For me, it wasn’t that long ago, but for some reason I like paying money to send pieces of paper across the country to friends that I could easily just send a text message or call.
Not only is it personal, but it’s also tangible, and it seems to be beginning to become an art form lost in the fog of digital and wireless technology.
It’s more difficult to throw away a complete envelope with a handwritten letter inside and maybe even a small trinket of affection than it is to delete an email or a text message.
It’s almost like throwing away a piece of your loved one, their time and your memories. Most Americans don’t share my views.
This is easy to see if you’ve picked up the latest TIME magazine and read the briefing on the United States Postal Service, where it was reported that USPS lost $3.2 billion in its most recent quarter.
Many small countries in the world don’t even have a GDP of $3 billion, but USPS can afford to lose that in a quarter.
How is that OK?
The postal service has clearly become the Greece of government organizations, and it’s time to either cut it loose or make some serious changes.
Projected losses for USPS if changes are not made is estimated at $14.1 billion for 2012 and $21 billion annually by 2016.
The United States cannot afford to continually flush $21 billion down the toilet due to a failing postal service.
So what can be done?
The same TIME magazine briefing made six excellent recommendations to help USPS get back on its feet, all of which I think are excellent ways to start generating immediate profit for this floundering industry.
Because of limited space, I’ll highlight which options are the most important, in my opinion.
The first recommendation is to partner with companies to personalize promotional materials for mail routes, kind of like a physical version of how Google tailors ads toward user preferences.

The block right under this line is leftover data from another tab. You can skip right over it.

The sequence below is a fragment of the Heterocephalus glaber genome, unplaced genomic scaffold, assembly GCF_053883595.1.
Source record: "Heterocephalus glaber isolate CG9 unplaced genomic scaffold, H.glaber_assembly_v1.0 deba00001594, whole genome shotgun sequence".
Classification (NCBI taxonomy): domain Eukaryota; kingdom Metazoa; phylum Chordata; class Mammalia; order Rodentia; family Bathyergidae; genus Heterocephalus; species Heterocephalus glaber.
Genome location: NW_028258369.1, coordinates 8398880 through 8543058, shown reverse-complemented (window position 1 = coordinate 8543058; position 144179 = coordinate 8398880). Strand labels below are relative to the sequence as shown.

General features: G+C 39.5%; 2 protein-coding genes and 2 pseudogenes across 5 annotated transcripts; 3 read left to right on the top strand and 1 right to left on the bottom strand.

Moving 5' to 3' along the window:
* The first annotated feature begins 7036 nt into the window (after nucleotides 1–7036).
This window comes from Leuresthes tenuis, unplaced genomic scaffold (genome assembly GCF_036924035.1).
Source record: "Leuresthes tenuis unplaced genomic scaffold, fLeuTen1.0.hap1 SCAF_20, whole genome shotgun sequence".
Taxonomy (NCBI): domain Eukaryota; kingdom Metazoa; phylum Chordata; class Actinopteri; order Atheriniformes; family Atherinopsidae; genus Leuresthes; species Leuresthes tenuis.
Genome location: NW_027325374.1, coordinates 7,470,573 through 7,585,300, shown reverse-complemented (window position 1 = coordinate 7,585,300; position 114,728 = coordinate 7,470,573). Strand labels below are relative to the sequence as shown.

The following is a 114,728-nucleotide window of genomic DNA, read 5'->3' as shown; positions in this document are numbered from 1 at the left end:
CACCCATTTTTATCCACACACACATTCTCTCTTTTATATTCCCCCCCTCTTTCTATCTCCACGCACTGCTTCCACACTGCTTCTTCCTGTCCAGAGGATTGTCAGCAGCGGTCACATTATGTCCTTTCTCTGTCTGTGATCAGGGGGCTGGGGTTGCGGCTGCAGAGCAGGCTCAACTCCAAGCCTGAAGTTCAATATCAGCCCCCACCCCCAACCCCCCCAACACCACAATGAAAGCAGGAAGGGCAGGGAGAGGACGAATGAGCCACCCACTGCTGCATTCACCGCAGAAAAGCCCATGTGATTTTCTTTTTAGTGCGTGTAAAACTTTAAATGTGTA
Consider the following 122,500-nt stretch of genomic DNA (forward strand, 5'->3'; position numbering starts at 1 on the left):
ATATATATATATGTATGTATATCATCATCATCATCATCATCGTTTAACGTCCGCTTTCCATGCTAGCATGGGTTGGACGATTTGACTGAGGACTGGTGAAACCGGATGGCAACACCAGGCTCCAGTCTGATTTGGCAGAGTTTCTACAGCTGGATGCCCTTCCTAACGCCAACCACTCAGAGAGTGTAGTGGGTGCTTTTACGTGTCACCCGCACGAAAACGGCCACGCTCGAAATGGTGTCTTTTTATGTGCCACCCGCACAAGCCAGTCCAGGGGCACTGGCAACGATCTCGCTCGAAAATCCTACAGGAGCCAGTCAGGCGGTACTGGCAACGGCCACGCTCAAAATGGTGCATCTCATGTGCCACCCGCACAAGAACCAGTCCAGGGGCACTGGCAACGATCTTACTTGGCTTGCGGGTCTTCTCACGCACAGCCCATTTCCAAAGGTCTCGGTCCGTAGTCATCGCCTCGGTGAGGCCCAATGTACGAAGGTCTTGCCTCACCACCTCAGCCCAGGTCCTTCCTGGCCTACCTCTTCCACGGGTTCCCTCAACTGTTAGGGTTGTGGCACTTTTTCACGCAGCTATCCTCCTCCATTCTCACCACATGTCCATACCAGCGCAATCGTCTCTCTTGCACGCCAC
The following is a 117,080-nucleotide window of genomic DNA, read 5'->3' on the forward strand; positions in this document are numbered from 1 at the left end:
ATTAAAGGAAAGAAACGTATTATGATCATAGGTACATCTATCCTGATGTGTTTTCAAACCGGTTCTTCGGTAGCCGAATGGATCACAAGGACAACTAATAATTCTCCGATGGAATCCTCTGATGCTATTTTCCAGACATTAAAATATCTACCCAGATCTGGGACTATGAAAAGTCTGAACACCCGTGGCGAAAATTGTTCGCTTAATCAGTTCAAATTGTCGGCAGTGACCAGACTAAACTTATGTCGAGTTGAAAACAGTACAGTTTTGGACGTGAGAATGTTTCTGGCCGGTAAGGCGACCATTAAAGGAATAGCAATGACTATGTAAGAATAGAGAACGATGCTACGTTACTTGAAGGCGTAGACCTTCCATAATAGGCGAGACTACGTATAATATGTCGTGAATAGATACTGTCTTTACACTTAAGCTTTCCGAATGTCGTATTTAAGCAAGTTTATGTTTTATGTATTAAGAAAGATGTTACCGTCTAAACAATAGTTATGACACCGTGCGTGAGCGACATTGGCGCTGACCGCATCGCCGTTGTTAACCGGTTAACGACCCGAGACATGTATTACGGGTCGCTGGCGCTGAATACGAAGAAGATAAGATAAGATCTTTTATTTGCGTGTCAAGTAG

While this may result in more “junk mail” for us, it has the potential to help out small businesses and forge a relationship between the industry of local areas and USPS.
The second recommendation is to offer basic financial services such as selling bonds, credit cards and mortgages like postal services do in Europe, giving people important reasons to come to the post office other than to send packages.
In 1911, USPS started selling certificates of deposit that allowed buyers to earn two percent interest. However, this initiative went under by 1967.
Training USPS employees to make a variety of financial transactions could also be helpful and allow them to transfer to other industries, such as banking, if USPS needs to cut its budget (again).
The third and most interesting recommendation, in my opinion, is to turn postal trucks into “roving science labs.”
USPS has 213,881 mail trucks that traverse the entire country, which means that they have the opportunity to gather information about weather patterns and air pollution levels that some weather stations just can’t access.
It also mentions that the USPS could lease truck space to businesses like Google Maps, therefore outsourcing from one of the biggest companies in the world to stay in America.
USPS has a lot of opportunities to turn itself around; it’s just a matter of who it wants to listen to.
One thing’s for sure: USPS needs to be eagerly awaiting that letter of reform in the mail.